‘There’s always a chance’: Roger Federer dreaming of toppling ‘happy and excited’ Rafael Nadal

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Switzerland's Roger Federer celebrates after winning against Switzerland's Stanislas Wawrinka during their quarterfinal match on day ten of the French Open in Paris. (AFP)
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Spain's Rafael Nadal eyes the ball as he returns the ball to Japan's Kei Nishikori during their quarterfinal match at the French Open in Paris. (AFP)
Updated 04 June 2019

‘There’s always a chance’: Roger Federer dreaming of toppling ‘happy and excited’ Rafael Nadal

  • 37-year-old had not even played the tournament since 2015 before this year
  • Nadal thrashed Kei Nishikori 6-1, 6-1, 6-3 to claim his 91st win at Roland Garros

PARIS: Roger Federer insisted that “there’s always a chance” as he looks to finally beat old rival Rafael Nadal at the French Open after five previous defeats, eight years since their last Roland Garros meeting.
The 37-year-old had not even played the tournament since 2015 before this year, but powered into his eighth French Open semifinal with a 7-6 (7/4), 4-6, 7-6 (7/5), 6-4 victory over Stan Wawrinka on Tuesday.
Nadal thrashed Kei Nishikori 6-1, 6-1, 6-3 to claim his 91st win at Roland Garros, against just two defeats.
But despite losing all five of his French Open meetings against Nadal, including in four finals, and trailing their head-to-head record on clay 13-2, Federer still holds hope that he can achieve another milestone in his illustrious career.
“Like against any player, there is always a chance. Otherwise nobody will be in the stadium to watch because everybody already knows the result in advance,” said the 20-time Grand Slam champion.
“That’s exactly what everybody believes by facing Rafa. They know it’s going to be tough. But you just never know. He might have a problem. He might be sick. You never know.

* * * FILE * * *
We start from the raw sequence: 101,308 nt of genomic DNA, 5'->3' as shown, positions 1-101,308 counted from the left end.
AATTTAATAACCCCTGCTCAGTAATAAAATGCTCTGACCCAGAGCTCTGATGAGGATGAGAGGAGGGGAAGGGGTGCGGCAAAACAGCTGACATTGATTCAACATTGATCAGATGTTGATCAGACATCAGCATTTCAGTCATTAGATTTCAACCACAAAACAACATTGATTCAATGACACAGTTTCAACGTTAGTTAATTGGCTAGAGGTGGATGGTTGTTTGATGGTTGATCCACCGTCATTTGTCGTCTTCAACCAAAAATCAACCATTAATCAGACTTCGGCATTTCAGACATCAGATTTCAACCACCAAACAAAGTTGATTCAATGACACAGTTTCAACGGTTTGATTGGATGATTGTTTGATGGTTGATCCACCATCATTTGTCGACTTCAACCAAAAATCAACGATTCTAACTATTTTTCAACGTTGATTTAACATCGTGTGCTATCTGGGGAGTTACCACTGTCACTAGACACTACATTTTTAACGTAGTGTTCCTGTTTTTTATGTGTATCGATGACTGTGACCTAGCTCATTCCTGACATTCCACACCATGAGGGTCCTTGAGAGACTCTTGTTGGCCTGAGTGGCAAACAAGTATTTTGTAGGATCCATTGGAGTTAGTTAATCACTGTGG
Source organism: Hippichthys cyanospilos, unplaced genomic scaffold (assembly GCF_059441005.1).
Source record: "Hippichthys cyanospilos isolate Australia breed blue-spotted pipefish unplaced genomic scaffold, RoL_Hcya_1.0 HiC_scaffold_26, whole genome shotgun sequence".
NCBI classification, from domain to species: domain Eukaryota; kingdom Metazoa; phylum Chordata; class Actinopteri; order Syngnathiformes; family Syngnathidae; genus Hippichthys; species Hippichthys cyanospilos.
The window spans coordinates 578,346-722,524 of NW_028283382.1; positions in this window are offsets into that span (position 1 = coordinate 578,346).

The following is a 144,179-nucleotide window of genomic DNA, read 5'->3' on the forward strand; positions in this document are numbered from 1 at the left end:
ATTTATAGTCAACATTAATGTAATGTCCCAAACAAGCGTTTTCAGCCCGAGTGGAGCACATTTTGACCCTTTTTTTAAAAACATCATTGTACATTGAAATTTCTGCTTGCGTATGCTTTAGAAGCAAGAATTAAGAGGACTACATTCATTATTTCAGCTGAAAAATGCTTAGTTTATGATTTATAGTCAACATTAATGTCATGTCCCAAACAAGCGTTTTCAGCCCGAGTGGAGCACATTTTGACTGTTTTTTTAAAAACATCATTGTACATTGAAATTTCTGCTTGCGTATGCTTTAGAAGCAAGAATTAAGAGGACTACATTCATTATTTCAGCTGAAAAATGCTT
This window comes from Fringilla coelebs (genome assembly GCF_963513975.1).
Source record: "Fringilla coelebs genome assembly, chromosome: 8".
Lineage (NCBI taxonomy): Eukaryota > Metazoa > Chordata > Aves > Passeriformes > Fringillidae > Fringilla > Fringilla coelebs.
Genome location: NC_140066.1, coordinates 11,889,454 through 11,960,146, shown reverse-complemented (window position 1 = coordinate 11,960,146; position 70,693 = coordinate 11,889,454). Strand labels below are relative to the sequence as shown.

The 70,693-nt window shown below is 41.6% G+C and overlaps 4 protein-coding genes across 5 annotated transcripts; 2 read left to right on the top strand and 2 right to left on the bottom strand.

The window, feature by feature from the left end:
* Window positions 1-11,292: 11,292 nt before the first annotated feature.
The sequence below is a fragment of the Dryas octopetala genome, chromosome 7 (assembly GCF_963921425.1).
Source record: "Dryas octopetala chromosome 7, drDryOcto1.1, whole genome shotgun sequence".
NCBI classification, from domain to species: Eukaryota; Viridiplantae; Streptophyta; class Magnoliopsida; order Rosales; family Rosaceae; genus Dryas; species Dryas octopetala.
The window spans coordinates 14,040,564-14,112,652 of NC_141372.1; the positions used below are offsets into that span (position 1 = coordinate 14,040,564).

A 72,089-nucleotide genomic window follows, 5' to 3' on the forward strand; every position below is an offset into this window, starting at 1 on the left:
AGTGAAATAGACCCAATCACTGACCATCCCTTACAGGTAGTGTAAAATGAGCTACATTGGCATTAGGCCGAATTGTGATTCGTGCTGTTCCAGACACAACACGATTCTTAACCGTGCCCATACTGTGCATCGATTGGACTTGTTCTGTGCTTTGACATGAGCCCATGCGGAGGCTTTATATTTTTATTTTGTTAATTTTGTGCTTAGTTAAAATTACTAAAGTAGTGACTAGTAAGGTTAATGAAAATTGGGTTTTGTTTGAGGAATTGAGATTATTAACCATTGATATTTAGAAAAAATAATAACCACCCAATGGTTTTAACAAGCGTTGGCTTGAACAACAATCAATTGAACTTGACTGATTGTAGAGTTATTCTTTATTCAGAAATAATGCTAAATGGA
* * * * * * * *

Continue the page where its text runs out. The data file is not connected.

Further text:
“You might be playing great or for some reason he’s struggling. Maybe there’s incredible wind, rain, 10 rain delays. You just don’t know. That’s why you need to put yourself in that position.”
Federer is also 23-15 behind overall against 33-year-old Nadal heading into their 39th clash, but has won their last five matches, including in the 2017 Australian Open final when he claimed his first Grand Slam title for five years.
The Swiss had taken a two-year break from clay altogether in an attempt to focus on Wimbledon, but returned to the red dirt last month, reaching the quarter-finals in Madrid and Rome.
He has built on that form in the French capital, losing just one set — the same as 11-time champion Nadal — en route to the last four.
He is now targeting only his second Roland Garros crown, after taking advantage of Nadal’s shock loss to Robin Soderling to win the 2009 title.
“The complete dream would be to win the tournament,” said Federer. “Other players won’t agree. It will be difficult, but I believe it anyway.
“For me to get to Rafa is not simple. It took five matches here for me to win to get there.
“That’s why I’m very happy to play Rafa, because if you want to achieve something on the clay, inevitably, at some stage, you will go through Rafa, because he’s that strong and he will be there.
“I knew that when I signed up for the clay that hopefully that’s gonna happen.”
The beaten Wawrinka admitted he was unlikely to miss his close friend Federer’s tilt at Nadal in three days’ time.
“I’m a big fan of this sport,” said Wawrinka, a three-time major title winner himself.
“So when you get the chance to have in the semifinal of French Open Roger against Rafa, you’re gonna put the TV on and watch. I always did in the past.”
Meanwhile, Nadal said: “Having Roger in the semifinals is an extra thing.
“We shared the most important moments of our careers together on court facing each other. So it’s another episode of this, and I’m happy and excited. It will be a special moment, and let’s try to be ready for it.
“Roger came back on clay because he’s a player who plays well on all surfaces and on clay he has good chances of winning,” said Nadal who hasn’t lost to the Swiss on clay since the Madrid final in 2009.
“One thing is that he feels physically ready. He’s coming back because he wants to do so. And if he feels in good shape physically, well, he should not leave out a main part of the season.”
Nadal’s record at Roland Garros now stands at 91 wins against just two defeats — to Robin Soderling in the last-16 in 2009 and Novak Djokovic in the 2015 quarter-finals.
A wrist injury forced him to withdraw before the fourth round in 2016.
Many believed those back-to-back setbacks would signal the end of the road for Nadal who has battled a host of injuries throughout his career.